TechCrunch today published an excellent article that tells the story of Google Street View from the first ideas to the use of Larry Page?s car to capture the images, in addition to showing the technology developed by Google for the service.
According to the publication, Street View started with research from Stanford University and, based on the creativity of Google employees, soon won a prototype camera that went on to work on the roof of the car of Google co-founder and CEO , Larry Page.
?After a test, Larry Page tied a camera to his car and we took pictures of the whole of San Francisco. These images, along with some basic data, were not very useful but it was ?interesting?, ?said Luc Vincent, Director of Engineering at Google.
In subsequent tests, still using Page?s car, the team noted that it could expand its equipment by integrating a GPS and some lasers. The lasers had been designed so that the team could know the distance between the camera and the facades of the buildings. This spatial recognition helped Google to patch all the images and give a 3D touch to the result.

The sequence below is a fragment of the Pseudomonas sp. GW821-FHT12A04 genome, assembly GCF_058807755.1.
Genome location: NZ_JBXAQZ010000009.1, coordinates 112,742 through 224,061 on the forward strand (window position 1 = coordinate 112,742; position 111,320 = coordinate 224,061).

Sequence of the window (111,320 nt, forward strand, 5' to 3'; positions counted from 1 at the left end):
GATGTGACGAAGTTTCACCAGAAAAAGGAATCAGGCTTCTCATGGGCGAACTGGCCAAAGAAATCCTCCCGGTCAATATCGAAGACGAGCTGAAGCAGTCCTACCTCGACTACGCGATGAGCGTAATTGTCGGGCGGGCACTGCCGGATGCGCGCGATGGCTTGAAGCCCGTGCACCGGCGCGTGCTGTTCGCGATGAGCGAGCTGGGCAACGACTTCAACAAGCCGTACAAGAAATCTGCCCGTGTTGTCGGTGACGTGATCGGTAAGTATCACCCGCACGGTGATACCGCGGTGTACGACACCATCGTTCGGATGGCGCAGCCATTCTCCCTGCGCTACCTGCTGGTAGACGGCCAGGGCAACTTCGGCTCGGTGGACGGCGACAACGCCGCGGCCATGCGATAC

When taking pictures of all corners of the planet, the searcher realized that the internet could offer an unusual advantage: traveling the world without leaving the comfort of your own or mobile devices. Thus becoming a ?brand of Google?s approach and the evolution of technology?, says the publication.
However, ?teleporting? users was not an easy idea. When the first Street View prototypes were ready to win bigger and bigger experiments, Google Maps had not yet launched and location-based services were still in their infancy.